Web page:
Wednesday, 25 January 2012

dropbox, evernote and the digital repository

Over lunch I watched a couple of videos from the DepositMo project and one thing that grabbed ny attention was the way one of the speakers referred to repositories as 'dropboxes'.

Conventionally they are quite different and do different things:

A dropbox is where you want to put stuff you either want to move/share between different machines eg home and work, or share with a small number of other people. The files have no context, ie no metadata at all, except any you create by way of the file name eg picture_of_lily.jpg. Only you of course know if it's a picture of a lily or a person, dog, cat, hamster or whatever called Lily. In fact a quick look at wikipedia's disambiguation page  for lily shows an even wider range of possibilities for 'lily'.And of course just because it's called .jpg doesn't mean it has to be a JPEG.

So dropbox items are context free. You may create a set of naming and directory conventions but they mean nothing. An example might be the mp3 of a presentation that you transfer to home, download to an mp3 player and listen to on the bus. You might give it a meaningful name or you might simply call it preso.mp3. As long as the name means something to you that's all that matters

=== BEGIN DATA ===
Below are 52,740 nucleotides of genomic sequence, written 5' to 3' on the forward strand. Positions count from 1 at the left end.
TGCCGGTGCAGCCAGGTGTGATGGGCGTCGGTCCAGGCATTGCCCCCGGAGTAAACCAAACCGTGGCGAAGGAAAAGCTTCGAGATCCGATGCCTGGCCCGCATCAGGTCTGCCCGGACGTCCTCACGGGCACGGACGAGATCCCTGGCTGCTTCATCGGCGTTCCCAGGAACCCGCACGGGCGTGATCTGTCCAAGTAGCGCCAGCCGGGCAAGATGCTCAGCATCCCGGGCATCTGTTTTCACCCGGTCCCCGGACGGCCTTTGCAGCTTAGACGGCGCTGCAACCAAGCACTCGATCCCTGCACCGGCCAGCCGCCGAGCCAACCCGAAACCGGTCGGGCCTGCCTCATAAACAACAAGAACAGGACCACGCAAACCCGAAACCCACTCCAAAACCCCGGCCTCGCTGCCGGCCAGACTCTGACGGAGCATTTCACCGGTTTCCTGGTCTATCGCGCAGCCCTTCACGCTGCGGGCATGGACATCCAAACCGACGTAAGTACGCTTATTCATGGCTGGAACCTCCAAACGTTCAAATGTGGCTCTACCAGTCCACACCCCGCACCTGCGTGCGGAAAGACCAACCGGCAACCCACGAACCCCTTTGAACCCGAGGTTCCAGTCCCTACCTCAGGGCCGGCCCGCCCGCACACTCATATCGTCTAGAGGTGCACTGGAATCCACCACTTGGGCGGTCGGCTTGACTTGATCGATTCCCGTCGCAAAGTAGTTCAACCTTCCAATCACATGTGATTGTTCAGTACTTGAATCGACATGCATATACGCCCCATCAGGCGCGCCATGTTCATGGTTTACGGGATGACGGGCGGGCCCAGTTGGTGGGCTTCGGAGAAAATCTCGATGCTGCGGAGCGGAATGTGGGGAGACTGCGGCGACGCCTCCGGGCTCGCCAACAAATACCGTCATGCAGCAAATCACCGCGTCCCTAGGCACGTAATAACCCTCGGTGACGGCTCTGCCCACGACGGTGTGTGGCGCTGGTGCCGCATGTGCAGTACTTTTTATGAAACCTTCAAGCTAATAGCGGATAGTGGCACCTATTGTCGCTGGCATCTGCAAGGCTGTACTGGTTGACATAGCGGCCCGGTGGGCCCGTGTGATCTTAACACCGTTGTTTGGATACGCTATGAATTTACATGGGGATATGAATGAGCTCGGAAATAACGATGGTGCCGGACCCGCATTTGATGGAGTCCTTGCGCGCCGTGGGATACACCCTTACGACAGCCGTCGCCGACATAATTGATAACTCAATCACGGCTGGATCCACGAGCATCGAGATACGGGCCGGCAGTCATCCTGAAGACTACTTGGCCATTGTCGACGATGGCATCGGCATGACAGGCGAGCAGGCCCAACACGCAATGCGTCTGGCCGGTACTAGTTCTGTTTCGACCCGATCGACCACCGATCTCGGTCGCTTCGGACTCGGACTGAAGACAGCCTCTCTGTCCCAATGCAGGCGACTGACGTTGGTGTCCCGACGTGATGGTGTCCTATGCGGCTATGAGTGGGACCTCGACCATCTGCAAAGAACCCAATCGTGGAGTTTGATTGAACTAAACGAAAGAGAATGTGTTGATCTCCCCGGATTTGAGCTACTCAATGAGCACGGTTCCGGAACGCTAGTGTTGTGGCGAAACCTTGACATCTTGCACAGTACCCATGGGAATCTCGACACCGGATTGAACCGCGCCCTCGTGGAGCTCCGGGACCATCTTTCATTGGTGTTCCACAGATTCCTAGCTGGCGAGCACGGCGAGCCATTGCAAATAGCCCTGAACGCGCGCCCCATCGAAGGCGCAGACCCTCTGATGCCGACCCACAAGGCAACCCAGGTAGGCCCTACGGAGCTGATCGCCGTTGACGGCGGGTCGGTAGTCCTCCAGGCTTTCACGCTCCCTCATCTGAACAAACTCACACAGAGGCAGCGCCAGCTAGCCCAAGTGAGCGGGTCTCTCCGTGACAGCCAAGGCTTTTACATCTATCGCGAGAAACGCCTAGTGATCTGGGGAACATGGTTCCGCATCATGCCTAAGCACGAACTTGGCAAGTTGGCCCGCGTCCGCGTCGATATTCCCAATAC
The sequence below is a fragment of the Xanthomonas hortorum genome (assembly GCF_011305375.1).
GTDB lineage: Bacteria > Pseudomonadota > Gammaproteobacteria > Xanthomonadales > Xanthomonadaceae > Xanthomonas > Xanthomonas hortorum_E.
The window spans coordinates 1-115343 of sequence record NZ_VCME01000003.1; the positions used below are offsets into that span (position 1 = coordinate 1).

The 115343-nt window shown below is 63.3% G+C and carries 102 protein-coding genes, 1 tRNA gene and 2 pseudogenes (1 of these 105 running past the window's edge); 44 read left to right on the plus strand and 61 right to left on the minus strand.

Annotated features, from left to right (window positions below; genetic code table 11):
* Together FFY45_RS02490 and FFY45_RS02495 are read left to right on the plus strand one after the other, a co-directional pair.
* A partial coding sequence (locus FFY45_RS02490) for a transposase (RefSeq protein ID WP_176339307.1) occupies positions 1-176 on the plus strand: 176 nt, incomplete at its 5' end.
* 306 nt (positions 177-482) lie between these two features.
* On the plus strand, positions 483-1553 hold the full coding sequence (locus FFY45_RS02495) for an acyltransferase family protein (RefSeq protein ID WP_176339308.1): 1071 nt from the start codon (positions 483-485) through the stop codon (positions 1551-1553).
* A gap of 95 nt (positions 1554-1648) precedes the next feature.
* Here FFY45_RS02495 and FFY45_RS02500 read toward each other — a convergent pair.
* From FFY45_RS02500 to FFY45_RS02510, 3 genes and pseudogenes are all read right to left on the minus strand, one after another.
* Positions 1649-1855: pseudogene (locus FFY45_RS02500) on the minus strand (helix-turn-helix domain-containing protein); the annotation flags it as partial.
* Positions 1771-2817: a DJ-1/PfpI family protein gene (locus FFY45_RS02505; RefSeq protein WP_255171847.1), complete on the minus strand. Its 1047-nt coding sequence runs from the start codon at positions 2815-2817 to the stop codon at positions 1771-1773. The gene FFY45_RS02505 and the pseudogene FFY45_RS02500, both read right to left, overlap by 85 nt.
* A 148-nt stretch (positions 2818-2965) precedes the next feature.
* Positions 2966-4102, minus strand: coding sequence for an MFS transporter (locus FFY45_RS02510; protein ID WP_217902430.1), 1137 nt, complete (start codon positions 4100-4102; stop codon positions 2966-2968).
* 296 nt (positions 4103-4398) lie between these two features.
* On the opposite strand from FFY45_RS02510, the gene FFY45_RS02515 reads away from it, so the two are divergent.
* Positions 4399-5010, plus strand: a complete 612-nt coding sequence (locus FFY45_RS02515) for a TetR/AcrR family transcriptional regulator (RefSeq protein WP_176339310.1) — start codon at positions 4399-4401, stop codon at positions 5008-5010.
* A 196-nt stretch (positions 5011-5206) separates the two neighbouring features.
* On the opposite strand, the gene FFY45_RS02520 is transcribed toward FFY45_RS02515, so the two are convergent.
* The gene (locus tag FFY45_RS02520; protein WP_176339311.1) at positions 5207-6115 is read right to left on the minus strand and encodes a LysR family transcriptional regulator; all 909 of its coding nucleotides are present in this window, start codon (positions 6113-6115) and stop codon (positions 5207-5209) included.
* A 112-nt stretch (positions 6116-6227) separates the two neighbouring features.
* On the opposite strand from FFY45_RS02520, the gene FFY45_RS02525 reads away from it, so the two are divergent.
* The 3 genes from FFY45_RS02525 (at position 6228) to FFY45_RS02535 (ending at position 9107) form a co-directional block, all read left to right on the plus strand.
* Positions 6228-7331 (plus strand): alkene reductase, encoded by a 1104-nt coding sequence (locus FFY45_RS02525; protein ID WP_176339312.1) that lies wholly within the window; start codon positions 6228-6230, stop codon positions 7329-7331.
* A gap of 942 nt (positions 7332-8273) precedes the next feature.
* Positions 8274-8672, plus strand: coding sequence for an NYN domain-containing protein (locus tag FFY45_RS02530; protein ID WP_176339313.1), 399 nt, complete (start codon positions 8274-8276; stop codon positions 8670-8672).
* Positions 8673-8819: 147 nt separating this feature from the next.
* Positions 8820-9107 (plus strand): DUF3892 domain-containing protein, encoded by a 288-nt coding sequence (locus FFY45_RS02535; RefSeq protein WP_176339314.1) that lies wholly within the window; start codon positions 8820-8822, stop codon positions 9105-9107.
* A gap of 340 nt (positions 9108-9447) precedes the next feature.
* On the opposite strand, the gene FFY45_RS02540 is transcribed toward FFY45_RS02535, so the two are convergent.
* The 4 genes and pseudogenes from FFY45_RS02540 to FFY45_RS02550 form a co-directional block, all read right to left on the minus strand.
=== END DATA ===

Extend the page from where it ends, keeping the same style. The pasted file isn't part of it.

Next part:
Evernote or indeed OneNote, is different. You could simply treat it as a dropbox, but infact it lends itself to organising data, and the natural trend is to group data thematically. Therefore I have material grouped by project, so I can find anything that relates to DC7D. I can also add metadata as tags, eg 'invoices' so I can search for all invoices or indeed only the invoices referring to DC7D.

This is of course reliant on me being organised but at least instead of picture_of_lilly.jpg I have a pictures notebook, with an entry tagged 'Lilly'.

If I've done my tagging right I end up with a pile of data organised as a de facto folksonomy. Thus in my pictures folder I have a picture of Wen Xiu, the mistress of Pu Yi, and it is tagged 'China' and 'Manchuria'. (I also have a folder of material related to Manchuria some of which is tagged 'Russia' and "Korea', which contains material relating to a personal project, which may or may not turn into something about writers and journalists 1930's China - the point being it makes sense to me to classify things that way, not due to strict logic. A folksonomy is a contextual aid to organistion, not a substitute classification schema)